Why we use conversations, not interviews, to drive insights.

More flexibility leads to better insights for brands and businesses.

Barry W. Enderwick

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The single best way to gain insights into your customer, and your potential customers, is to talk to them. Don’t get me wrong, I’m not advocating that enterprises big or small ask customers what they want. But I am advocating for them to think of their customer as the treasure trove of insights that they are.

Over the course of my career, starting at Netflix, I have been fortunate to learn what real consumer research actually is and why it is important. When done well, it provides the insights that can move mountains.

The problem most folks run into though is that they have a vested interest in the results. This means, without even knowing it, they tend to seek validation — rather than insights. The good news is that there are ways to escape the gravitational pull of validation.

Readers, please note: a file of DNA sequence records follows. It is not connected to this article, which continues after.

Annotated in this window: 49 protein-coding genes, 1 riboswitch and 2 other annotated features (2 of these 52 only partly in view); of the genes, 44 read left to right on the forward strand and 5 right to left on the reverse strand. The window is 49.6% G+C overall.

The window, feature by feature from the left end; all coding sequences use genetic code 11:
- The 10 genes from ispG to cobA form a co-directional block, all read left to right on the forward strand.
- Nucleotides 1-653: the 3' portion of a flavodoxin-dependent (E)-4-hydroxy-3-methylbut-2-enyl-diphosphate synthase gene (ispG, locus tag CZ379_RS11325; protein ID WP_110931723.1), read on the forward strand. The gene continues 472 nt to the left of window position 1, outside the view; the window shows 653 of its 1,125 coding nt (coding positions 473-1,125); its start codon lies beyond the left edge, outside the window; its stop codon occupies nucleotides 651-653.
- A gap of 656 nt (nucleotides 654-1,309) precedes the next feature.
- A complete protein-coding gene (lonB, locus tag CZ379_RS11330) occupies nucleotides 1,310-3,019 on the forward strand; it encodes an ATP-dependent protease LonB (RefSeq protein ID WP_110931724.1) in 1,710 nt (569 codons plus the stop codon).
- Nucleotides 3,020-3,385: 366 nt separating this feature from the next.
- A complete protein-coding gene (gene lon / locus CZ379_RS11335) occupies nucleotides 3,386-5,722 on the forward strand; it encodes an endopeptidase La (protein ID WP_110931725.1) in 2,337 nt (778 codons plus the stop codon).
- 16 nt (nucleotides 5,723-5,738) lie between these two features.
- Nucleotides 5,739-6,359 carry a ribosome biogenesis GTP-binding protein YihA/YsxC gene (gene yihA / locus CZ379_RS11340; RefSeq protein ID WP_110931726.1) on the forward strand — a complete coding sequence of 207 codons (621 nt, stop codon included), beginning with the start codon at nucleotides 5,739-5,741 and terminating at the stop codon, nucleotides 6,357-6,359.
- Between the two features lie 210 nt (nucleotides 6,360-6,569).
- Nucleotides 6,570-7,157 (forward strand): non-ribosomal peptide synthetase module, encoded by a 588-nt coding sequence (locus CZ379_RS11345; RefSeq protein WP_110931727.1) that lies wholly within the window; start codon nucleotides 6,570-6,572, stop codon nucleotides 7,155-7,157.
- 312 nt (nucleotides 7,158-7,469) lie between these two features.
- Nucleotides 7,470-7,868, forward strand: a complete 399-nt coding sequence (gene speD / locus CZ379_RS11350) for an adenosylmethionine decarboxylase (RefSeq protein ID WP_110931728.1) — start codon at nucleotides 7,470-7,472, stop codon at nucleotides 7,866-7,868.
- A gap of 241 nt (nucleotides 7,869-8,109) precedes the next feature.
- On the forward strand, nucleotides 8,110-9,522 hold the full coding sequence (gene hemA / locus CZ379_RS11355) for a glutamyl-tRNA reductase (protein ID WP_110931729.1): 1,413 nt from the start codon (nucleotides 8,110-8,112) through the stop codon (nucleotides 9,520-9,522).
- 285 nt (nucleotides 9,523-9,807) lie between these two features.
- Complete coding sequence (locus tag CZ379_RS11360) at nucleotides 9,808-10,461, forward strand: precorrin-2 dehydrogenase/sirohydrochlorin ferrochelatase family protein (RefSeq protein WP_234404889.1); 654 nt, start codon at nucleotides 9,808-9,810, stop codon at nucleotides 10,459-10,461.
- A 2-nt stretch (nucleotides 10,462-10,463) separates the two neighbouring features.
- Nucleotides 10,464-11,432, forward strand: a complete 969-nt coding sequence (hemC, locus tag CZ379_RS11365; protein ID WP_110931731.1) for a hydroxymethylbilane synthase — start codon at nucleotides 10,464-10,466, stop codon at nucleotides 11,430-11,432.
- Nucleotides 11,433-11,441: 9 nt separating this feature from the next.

Trust the process

If you’d asked me when I left Netflix, I would’ve said that consumer research is great for just that — consumer research. But one of the most interesting things that I’ve learned since is that it can be applied to nearly anything. From brand positioning to messaging for an NGO to gaining adoption of an open-source software solution. That’s because insights don’t just drive brand and marketing, they drive everything.

Both qualitative and quantitative have important roles to play in providing those insights. Qualitative tends to be focus groups and one-on-one interviews — and are more personal. This provides deeper insights, whereas quantitative is less personal — and can be anything from a survey to A/B testing.

At Kaizen Creative Partnership, as we did at Netflix, we always started with qualitative, as it allows us to have respondents “ladder.” That is, get to the “why” behind their answers. And there are a lot of reasons why qualitative research is great.

The benefits of conversations

Our qualitative research method is to personally have one-on-one conversations, for about an hour. And while we do have a list of questions we use as a discussion guide, that allows us to get insights…

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Barry W. Enderwick

Brand/marketing executive, Kaizen (ex Netflix). I write on startups, strategy, business, culture & design. Also Sandwiches Of History on Insta/TikTok/YouTube